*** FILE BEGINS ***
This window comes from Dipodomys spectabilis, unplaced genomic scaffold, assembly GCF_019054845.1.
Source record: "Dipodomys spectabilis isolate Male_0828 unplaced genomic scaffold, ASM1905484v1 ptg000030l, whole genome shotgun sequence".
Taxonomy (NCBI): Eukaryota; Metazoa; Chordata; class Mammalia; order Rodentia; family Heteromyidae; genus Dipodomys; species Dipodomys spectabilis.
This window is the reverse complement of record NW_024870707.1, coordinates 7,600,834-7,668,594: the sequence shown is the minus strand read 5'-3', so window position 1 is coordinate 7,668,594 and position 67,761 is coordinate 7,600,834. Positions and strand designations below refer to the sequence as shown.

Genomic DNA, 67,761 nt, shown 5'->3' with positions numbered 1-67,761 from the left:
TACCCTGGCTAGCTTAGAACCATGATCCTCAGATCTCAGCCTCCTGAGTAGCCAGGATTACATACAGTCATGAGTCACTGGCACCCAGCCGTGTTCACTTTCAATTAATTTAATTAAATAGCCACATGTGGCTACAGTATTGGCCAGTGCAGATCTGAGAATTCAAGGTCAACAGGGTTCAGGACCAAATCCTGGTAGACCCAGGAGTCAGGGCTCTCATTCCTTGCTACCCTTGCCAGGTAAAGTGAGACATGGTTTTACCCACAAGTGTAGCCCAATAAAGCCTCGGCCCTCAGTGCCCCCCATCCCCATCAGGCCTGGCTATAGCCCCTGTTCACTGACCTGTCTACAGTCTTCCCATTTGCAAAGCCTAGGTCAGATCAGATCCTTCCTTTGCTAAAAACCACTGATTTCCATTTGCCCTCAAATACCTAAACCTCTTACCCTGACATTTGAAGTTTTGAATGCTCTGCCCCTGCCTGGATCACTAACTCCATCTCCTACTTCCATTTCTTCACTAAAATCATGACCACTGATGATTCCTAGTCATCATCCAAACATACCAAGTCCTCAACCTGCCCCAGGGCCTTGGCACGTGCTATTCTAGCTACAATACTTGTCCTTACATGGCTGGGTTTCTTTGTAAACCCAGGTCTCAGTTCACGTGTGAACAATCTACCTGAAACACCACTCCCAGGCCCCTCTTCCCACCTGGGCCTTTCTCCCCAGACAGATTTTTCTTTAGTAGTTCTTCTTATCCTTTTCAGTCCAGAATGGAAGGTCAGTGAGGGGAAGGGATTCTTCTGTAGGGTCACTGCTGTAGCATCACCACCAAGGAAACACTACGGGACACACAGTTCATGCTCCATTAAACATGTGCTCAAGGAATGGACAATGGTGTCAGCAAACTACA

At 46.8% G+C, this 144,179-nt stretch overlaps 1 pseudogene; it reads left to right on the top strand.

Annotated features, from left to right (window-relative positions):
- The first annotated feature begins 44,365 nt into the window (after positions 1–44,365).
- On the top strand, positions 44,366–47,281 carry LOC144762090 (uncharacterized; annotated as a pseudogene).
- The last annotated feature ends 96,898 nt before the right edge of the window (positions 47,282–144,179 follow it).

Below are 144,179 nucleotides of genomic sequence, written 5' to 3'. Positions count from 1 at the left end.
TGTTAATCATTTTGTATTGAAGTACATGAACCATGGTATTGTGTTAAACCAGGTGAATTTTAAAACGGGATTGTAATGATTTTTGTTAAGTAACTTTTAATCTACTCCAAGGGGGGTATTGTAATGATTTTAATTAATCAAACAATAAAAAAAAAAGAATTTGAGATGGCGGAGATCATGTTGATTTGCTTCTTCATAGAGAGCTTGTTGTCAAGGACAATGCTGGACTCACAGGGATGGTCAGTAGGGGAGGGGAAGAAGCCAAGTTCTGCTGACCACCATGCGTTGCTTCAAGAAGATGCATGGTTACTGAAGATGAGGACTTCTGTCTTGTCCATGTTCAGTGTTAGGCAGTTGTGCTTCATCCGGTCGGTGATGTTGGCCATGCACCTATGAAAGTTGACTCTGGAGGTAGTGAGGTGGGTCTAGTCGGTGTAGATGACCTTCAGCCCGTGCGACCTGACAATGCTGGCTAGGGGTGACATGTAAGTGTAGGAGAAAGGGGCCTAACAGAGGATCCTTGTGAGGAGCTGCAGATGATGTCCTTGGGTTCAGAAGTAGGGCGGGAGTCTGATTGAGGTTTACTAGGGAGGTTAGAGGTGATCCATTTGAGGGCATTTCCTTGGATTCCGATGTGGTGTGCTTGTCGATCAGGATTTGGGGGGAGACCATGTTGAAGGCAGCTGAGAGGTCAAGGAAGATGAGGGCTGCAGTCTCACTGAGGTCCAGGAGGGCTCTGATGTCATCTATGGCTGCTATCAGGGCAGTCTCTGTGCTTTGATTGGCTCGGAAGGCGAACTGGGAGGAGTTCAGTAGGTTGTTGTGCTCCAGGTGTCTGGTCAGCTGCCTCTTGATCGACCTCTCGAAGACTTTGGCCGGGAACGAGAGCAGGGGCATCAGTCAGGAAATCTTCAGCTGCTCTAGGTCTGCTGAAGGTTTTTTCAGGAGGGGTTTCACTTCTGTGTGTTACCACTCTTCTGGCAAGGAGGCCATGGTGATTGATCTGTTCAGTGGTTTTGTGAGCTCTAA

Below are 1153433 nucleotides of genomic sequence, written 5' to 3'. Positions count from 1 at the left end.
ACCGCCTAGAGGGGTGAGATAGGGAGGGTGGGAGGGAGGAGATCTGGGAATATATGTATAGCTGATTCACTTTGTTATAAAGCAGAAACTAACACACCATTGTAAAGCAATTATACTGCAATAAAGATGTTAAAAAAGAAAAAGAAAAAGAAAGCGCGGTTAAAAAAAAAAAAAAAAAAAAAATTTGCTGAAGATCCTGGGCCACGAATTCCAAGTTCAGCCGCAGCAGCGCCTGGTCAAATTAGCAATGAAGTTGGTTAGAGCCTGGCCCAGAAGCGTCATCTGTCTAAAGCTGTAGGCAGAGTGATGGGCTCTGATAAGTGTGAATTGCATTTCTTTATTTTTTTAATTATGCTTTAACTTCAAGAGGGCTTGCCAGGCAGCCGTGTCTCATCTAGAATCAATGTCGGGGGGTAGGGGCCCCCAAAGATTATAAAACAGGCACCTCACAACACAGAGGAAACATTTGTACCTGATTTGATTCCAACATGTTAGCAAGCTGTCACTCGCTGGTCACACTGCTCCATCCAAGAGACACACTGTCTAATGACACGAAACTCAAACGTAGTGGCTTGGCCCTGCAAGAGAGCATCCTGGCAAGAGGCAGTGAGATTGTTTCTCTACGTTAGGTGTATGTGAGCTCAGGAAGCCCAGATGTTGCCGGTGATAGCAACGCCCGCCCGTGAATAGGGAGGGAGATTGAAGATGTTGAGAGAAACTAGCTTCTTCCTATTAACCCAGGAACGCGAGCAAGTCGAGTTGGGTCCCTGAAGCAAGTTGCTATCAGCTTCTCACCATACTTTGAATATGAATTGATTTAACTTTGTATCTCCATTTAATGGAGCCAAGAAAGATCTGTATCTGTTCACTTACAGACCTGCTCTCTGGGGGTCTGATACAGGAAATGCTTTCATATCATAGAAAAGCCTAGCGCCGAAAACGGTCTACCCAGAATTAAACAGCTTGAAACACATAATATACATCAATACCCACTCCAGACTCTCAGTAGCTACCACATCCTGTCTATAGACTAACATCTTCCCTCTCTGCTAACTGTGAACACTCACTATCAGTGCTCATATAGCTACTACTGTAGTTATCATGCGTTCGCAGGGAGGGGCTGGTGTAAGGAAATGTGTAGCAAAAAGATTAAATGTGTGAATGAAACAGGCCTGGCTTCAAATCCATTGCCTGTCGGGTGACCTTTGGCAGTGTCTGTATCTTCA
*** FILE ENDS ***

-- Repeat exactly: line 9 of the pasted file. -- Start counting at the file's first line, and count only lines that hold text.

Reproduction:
- The first annotated feature begins 44,365 nt into the window (after positions 1–44,365).